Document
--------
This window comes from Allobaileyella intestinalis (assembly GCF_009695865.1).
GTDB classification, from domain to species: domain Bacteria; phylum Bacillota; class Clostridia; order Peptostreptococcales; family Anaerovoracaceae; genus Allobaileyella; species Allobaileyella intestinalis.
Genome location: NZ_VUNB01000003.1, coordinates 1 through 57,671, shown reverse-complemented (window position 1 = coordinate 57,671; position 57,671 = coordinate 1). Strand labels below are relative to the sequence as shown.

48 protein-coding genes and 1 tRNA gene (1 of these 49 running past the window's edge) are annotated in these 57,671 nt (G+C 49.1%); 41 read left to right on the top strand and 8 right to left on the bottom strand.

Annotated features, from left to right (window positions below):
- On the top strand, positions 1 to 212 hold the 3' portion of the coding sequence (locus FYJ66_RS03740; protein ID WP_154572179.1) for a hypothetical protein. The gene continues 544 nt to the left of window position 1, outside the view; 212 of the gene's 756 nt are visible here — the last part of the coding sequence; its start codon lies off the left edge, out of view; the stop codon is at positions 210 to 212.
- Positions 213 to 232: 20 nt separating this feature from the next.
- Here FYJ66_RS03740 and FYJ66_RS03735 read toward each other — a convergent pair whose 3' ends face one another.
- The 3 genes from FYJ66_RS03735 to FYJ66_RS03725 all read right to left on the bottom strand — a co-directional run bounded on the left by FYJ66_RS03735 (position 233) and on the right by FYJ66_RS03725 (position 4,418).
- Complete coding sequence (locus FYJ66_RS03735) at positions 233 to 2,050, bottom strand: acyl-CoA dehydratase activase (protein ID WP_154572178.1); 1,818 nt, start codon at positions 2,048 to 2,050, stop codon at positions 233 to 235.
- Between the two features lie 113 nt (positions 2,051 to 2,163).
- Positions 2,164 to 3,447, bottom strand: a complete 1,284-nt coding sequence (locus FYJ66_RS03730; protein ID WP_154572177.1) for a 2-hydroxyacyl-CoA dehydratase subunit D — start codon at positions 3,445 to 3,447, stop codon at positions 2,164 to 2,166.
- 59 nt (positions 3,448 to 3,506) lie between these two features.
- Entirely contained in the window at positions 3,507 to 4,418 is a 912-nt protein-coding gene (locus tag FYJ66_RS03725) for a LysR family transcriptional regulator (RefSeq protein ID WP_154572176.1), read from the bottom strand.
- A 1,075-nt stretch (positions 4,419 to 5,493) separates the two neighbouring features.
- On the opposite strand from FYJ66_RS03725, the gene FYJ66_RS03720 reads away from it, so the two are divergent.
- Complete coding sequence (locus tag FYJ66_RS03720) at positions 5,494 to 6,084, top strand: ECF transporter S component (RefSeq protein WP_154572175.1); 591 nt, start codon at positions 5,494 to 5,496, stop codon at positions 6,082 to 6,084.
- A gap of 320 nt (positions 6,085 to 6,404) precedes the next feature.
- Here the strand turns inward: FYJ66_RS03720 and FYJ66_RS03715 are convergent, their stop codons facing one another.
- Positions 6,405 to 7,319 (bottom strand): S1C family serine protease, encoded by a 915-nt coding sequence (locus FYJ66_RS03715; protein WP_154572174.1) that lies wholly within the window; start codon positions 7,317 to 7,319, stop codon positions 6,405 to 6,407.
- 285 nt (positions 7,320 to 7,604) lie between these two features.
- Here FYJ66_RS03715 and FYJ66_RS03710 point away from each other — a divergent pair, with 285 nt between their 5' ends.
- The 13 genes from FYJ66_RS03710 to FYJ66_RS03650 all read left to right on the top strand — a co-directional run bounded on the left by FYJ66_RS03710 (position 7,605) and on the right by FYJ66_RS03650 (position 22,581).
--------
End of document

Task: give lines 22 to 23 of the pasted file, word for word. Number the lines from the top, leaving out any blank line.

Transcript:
- Here FYJ66_RS03715 and FYJ66_RS03710 point away from each other — a divergent pair, with 285 nt between their 5' ends.
- The 13 genes from FYJ66_RS03710 to FYJ66_RS03650 all read left to right on the top strand — a co-directional run bounded on the left by FYJ66_RS03710 (position 7,605) and on the right by FYJ66_RS03650 (position 22,581).